For the third consecutive month, the Westpac-Melbourne Institute Consumer Confidence Index dropped - this time by 4.2% from 100.8 to 96.6.

A score over 100 generally implies Australian consumers remain confident about the economy and the outlook of their finances, however recent events both domestically and internationally are having an effect.

Westpac Chief Economist Bill Evans said the latest monthly fall comes as no surprise.

“The war in Ukraine, the floods in South-East Queensland and Northern NSW, ongoing concerns about inflation and higher interest rates were all likely to impact confidence, although the size of the decline is still notable,” Mr Evans said.

To gather data for the index, consumers are asked each quarter to recall their views on recent news coverage across a range of topics, with inflation seemingly exploding.  

“A year ago, just 8.6% of respondents recalled news on inflation, with that proportion jumping to 38.7% in March, a 14 year high” Mr Evans said.

“Inflation issues already look to be weighing on both finances and spending intentions.

“The component ‘finances vs a year ago’ sub-index fell by 3.9%, no doubt partly reflecting the recent weakness in the share market and the 25% lift in petrol prices since the beginning of the year, compounded by the fear that there is a lot more to come.”

Earlier this week, ANZ-Roy Morgan Consumer Confidence Index noted just 14% of Australians expect ‘good times’ for the Australian economy over the next 12 months compared to 25% that expect ‘bad times’.

The Westpac-Melbourne Institute Consumer Confidence Index noted Australian’s confidence in the housing market is deteriorating sharply.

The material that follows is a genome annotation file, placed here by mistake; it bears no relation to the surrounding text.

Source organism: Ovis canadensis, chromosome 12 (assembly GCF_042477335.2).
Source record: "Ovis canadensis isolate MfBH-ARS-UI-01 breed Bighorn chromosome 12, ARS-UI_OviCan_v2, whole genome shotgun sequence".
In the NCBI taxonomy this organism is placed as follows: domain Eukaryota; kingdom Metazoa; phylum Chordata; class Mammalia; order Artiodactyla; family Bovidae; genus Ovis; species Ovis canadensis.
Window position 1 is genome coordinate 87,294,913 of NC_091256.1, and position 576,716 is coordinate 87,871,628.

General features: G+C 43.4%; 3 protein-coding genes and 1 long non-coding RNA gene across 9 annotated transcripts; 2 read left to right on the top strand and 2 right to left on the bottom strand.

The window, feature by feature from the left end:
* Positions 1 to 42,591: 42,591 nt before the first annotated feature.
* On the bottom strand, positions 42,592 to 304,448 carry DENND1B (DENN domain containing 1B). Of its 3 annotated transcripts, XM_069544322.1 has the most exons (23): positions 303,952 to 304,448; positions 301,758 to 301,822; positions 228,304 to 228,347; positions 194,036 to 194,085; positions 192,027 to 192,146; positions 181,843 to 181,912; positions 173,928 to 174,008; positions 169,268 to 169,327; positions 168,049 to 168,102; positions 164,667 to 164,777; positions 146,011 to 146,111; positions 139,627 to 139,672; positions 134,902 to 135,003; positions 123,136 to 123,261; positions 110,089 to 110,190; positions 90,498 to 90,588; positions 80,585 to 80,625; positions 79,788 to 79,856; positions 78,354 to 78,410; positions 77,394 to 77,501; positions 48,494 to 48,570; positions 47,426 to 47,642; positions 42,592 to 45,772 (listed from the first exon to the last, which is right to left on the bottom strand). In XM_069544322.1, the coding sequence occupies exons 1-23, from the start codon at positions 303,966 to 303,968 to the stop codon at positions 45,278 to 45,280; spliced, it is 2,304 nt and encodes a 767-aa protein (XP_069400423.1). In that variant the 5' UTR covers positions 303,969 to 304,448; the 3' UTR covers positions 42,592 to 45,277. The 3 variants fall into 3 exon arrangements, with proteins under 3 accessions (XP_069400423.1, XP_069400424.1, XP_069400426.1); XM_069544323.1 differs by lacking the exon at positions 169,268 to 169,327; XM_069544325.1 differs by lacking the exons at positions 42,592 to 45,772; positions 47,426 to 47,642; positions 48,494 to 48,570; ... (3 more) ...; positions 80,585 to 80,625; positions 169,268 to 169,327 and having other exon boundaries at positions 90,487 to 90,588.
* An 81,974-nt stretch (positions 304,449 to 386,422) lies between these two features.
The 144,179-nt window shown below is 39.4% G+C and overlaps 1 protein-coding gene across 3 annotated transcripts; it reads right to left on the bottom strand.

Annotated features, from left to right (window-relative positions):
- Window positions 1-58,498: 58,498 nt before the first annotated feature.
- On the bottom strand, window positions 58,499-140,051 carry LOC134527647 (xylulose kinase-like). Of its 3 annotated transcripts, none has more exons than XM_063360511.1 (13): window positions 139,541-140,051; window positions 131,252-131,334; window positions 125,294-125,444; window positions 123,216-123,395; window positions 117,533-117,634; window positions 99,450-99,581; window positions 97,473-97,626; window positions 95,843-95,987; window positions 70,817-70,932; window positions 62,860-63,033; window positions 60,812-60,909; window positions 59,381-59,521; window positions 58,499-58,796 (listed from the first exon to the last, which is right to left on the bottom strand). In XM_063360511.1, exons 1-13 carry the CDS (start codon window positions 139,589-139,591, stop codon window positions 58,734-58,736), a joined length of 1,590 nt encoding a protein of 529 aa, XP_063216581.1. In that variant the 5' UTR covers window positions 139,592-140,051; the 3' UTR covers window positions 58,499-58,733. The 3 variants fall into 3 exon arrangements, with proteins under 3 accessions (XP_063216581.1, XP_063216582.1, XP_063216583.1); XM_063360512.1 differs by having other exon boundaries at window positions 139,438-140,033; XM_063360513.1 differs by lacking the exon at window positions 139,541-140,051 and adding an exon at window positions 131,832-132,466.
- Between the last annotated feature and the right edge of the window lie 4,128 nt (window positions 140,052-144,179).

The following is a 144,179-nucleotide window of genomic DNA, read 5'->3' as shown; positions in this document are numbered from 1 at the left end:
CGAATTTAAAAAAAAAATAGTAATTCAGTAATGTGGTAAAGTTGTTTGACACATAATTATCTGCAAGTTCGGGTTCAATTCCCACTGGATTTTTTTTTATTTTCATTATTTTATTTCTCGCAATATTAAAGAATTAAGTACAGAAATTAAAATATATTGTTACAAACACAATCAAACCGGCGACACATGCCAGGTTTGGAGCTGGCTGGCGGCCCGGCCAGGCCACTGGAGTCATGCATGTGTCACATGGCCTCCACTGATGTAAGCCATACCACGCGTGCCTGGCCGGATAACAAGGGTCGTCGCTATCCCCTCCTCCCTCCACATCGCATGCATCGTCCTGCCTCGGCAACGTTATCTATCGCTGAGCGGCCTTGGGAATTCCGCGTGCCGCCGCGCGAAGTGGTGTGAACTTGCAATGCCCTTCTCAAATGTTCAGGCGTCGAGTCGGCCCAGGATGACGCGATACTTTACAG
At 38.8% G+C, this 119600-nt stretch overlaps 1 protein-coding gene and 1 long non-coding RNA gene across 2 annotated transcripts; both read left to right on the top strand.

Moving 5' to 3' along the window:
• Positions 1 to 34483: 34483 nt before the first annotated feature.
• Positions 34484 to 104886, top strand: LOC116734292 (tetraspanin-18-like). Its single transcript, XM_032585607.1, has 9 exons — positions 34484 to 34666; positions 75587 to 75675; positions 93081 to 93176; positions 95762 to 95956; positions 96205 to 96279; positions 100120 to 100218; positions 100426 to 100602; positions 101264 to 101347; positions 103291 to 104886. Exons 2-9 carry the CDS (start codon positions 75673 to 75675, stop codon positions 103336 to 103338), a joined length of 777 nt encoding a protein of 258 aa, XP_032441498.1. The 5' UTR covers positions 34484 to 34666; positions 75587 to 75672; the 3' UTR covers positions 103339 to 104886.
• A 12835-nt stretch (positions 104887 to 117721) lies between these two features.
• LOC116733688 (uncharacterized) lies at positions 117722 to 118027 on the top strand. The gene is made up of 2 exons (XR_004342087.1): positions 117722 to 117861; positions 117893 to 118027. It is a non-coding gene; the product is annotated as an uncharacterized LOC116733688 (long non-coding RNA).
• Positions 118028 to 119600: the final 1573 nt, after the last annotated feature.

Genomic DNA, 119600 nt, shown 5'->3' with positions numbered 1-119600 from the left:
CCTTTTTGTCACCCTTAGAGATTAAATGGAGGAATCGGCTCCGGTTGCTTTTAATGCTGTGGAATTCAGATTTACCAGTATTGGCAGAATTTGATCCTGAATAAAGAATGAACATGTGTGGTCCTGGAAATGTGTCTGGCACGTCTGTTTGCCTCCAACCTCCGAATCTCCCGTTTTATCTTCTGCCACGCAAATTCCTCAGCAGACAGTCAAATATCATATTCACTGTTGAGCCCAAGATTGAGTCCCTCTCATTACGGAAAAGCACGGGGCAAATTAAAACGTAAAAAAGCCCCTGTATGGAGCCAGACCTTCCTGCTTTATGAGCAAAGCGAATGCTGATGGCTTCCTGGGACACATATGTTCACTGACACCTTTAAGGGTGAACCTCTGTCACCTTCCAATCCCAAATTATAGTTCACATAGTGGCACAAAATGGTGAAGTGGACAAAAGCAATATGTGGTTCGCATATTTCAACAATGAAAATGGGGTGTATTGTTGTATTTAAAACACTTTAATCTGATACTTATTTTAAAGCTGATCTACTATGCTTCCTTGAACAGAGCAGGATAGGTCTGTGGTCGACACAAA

The ‘time to buy a dwelling’ index fell by 7.7% to 78.3, down 40.6% from its recent peak in November 2020.

“The latest fall was most pronounced in NSW where the state index dropped 13.4% to be 10-15% below the other major states,” Mr Evans said.  

CoreLogic's national Home Value Index released Tuesday revealed the lowest monthly growth reading in housing value since October 2020 at 0.6% with Sydney posting the first decline in housing values since September 2020.

Mr Evans noted the national index is now at its lowest level since February 2008, during the Global Financial Crisis and well below the 90-95 levels seen in 2017–18, when housing markets experienced a slight dip.

Westpac forecasts national measures of dwelling prices to begin falling in the December quarter following rate increases from the Reserve Bank in August and October.

Westpac maintains the view that the first cash rate increase will take place in August 2022, following two more inflation reports on 27 April and 27 July.

“The [RBA] Board is currently in a holding pattern, awaiting more data, particularly on inflation, wages growth, and the unemployment rate,” Mr Evans said.

In a speech Wednesday, RBA Governor Phillip Lowe said given recent global developments, scope exists to wait and assess incoming information and see how uncertainties are resolved [inflation, wages and unemployment].

"The RBA can be patient in a way that countries with substantially higher rates of inflation cannot," Mr Lowe said. 

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